Growing up with a Nigerian Muslim mother and a black southern Baptist father in an all-girls, majority white Catholic school, Hafizah Geter, 2010 MFA poetry alumna, has always questioned where she belongs.
An award-winning poet and editor, Geter is exploring what it feels like to be “other” in America in her in-the-works poetry collection. She writes against a political backdrop concerning issues such as immigration and inequalities for those in America who have grown up with a melting pot of identities.
Geter spoke with The Chronicle about the influences of nationhood and politics on her work, as well as what it’s like to be a poet in 2018.
THE CHRONICLE: How did the South influence your work?
GETER: I became engrossed with Southern literature. One of the tools with writing is if you want to be a better writer, read more, and if you’re having writer’s block, you’re not reading enough. It wasn’t until I was in the South that I really got involved with Southern writing, and it’s some of the most impactful, most amazing writing there is. The way Southern writing atunes itself to the idea of place and land was a big impact. Pat Conroy, one of the first writers that I ever became obsessed with, the way he attuned himself to land and place and how that was also a fundamental part of identity, that definitely shaped how I write, and how I consider my father’s land of the American Jim Crow South to my mother’s land of Nigeria.
How do you connect your subject matter to current events?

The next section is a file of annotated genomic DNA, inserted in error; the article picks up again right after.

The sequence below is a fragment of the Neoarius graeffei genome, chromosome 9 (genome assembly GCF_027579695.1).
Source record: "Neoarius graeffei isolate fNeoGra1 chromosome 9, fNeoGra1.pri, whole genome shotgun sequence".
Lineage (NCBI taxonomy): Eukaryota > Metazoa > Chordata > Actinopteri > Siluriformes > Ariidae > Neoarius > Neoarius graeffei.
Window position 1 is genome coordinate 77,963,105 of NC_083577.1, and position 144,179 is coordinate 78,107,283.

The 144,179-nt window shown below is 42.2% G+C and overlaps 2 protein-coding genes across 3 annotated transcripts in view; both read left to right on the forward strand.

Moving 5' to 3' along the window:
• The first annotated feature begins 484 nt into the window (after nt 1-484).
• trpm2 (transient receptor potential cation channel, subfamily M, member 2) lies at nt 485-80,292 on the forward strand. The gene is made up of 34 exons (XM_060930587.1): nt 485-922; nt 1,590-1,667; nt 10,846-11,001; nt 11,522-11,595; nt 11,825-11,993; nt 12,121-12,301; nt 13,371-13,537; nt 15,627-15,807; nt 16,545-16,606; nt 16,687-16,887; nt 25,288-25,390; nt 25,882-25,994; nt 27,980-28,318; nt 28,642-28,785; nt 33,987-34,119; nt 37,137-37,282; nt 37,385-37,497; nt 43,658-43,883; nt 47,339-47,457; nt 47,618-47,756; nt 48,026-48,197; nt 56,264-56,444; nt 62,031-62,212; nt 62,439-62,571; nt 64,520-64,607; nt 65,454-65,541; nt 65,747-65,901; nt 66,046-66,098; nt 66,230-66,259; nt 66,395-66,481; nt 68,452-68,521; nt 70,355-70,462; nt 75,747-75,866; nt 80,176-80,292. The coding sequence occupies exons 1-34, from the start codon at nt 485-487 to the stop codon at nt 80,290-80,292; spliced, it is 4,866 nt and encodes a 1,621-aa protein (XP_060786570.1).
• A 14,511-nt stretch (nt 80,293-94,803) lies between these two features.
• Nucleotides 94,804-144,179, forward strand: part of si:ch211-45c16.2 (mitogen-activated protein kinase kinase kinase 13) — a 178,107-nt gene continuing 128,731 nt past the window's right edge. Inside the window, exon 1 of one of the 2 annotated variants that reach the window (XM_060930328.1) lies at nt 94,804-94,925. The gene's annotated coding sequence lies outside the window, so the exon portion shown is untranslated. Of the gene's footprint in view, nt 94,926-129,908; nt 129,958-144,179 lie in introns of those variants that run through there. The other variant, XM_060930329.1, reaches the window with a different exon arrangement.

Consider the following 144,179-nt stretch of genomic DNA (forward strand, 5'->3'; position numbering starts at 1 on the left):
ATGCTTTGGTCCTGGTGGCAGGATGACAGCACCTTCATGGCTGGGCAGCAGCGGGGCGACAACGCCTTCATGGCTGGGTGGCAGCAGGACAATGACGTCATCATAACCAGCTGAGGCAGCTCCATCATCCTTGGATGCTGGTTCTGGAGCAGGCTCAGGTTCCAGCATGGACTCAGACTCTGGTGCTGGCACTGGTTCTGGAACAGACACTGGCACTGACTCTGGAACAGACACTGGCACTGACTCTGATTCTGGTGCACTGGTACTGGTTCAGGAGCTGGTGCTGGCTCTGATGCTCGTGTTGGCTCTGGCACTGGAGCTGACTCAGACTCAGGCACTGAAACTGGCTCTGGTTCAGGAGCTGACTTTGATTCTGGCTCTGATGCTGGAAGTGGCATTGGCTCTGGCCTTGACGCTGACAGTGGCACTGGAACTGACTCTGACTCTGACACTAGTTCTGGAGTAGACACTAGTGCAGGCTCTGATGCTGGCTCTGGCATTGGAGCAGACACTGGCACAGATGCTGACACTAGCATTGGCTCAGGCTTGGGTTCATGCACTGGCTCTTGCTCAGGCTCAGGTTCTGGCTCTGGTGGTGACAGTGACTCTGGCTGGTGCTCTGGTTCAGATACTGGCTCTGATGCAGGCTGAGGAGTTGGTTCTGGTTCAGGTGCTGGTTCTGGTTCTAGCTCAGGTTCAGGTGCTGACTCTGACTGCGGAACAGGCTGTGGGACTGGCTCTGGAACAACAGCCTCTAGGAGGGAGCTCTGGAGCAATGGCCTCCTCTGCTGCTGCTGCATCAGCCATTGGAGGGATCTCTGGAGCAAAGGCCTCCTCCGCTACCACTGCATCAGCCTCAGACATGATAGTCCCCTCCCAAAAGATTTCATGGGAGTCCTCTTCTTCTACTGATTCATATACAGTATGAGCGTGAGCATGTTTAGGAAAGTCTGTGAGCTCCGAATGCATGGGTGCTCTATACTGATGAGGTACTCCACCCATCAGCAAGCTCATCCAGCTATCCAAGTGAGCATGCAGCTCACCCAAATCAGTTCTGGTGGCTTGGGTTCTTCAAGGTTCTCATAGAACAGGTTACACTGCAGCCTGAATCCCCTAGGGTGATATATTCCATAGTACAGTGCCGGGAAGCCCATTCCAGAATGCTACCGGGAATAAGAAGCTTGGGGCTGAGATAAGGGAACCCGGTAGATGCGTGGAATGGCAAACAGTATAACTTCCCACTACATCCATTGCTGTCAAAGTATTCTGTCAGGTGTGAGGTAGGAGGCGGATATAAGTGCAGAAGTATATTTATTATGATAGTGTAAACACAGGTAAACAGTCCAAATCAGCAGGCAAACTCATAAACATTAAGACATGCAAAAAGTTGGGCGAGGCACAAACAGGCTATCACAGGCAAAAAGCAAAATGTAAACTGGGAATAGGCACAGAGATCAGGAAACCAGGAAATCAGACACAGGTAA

I’m writing about nationhood, belonging [and] Islam. That is very relevant to this present time when we are in a war against people who are “other”— there’s a war against immigrants, there’s a war against Latinx, against black Americans, anyone who is “other.”’ I remember after 9/11 happened, it was my first awareness of Islamophobia, [which] became so popular in the dominant culture [of] this terrorist rhetoric. It was such a
surprise to me because I had no concept of that kind of Islam. My mother was Muslim, so seeing how a national narrative could pervert or demonize something that’s out of the construct of whiteness, I think my work really tries to push against that narrative and speak of the Islamic identity as a healing place.
What do you think when people say you’ll be broke if you’re a poet?
You can be jobless and broke and be anyone. When people say that, it’s a very reductive comment that ignores [how] job opportunity is based on your identity. You can have a master’s and be unemployed because your name sounds too black. I have an undergraduate degree in English, and it has allowed me so much flexibility because at the end of the day, people don’t write ads in numbers and the world uses words. Someone has to write them.
How is the poetry community becoming more diverse?
People of color are kicking the doors in to make it happen. People of color have been locked out of so many spaces, as well as LGBTQ people, so we’ve created our own. People are like, “Poetry is dying,” but one of the things that has stopped poetry from dying is people of color, because they can reach so many people. White spaces have now become more diverse in order to stay alive.